Telling more compelling stories
Many marketers approach the task of messaging as an act of mere communication, distilling features, benefits, and proof points into anatomically correct descriptions of their solution's purpose and value. But the real challenge in our info-glutted world is one of persuasion — the ability to convey a story that captures the heart as deftly as it comforts the analytical mind.
Choosing the right narrative
Through the ages, many types of stories have emerged to inform, entertain, and inspire. A host of semiotic structures have been explored in arts and literature, yet certain narratives are used more often in the corporate world to share knowledge, build culture, motivate teams, and drive change.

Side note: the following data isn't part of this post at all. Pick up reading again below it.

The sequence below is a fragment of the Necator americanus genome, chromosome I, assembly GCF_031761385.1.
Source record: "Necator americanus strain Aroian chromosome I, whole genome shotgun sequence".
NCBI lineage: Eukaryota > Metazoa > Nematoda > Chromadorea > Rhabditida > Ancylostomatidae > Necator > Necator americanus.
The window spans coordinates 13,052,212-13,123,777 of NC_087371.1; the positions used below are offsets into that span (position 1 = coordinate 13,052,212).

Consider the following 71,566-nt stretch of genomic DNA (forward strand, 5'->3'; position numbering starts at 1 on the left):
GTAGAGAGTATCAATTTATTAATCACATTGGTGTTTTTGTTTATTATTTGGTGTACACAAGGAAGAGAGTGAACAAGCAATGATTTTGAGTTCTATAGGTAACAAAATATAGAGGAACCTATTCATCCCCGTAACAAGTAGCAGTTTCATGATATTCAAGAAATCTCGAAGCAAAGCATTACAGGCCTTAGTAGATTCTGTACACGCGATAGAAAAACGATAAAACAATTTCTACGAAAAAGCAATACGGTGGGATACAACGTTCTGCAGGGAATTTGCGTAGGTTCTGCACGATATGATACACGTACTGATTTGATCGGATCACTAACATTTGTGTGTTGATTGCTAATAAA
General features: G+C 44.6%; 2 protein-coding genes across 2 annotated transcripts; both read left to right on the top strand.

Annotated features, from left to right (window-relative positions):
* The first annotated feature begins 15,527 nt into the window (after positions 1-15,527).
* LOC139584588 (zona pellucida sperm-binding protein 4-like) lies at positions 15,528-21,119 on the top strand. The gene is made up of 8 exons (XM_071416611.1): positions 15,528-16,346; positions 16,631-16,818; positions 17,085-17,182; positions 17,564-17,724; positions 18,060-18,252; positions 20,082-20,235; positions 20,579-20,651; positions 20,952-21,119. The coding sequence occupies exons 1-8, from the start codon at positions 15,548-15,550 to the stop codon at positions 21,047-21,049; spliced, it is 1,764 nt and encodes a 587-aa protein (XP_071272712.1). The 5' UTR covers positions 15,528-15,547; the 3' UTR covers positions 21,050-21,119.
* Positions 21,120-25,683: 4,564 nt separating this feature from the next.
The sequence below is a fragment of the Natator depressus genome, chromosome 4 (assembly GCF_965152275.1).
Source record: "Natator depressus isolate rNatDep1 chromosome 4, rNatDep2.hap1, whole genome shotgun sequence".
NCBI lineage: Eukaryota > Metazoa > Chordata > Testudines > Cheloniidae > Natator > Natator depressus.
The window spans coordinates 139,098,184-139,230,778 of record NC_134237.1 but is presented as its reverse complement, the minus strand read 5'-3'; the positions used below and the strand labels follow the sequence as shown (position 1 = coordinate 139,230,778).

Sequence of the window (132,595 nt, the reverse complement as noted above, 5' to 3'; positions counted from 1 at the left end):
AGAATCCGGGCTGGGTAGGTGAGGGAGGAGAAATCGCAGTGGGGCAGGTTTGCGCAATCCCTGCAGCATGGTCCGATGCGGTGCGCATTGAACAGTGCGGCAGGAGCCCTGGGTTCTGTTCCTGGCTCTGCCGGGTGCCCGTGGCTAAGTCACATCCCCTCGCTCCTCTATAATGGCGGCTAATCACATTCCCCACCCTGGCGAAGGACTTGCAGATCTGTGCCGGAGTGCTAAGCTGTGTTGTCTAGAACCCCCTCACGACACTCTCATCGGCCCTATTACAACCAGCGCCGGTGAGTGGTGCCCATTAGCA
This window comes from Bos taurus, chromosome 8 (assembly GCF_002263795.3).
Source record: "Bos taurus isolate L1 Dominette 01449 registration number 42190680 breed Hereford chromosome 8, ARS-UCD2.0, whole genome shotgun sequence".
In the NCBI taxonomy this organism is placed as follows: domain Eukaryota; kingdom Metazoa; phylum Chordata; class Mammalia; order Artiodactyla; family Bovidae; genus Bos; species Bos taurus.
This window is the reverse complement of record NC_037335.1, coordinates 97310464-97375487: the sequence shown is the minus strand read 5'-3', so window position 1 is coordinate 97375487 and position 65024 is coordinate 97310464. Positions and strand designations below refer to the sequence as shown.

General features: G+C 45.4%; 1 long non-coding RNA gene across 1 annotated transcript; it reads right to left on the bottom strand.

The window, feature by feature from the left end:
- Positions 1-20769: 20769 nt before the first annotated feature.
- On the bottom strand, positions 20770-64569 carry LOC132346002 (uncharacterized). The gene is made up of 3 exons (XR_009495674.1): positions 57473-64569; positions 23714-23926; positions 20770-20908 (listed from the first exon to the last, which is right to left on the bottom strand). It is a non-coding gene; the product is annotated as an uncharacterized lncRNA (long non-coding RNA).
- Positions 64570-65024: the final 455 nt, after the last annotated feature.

- Origins — Origin stories, like that of HP's garage, articulate the legacy and traditions associated with a person or organization. These heroic tales convey how past triumphs inform the present and build trust that tried-and-true values continue to drive current and future success.
- Adversities — In the dark forest of difficult times, stories can help calm fears and restore faith in an organization's ability to solve problems. Through honest disclosure of the challenge at hand and a clear plan of action, adversity stories can coalesce energy around resolution rather than rumination for successful turnarounds.
- Possibilities — From a political candidate's stump speech to a CEO's thought-leadership keynote, stories of possibility inspire and align people around a shared vision of the future. They can also make a new concept more understandable, such as illustrating the potential uses of an innovative technology in a hypothetical application.
- Outcomes — Results-focused stories illustrate the tangible effects created by a solution, process, or initiative. Whether in the form of a customer success story or an annual report, outcome stories demonstrate impact in a vivid, concrete fashion.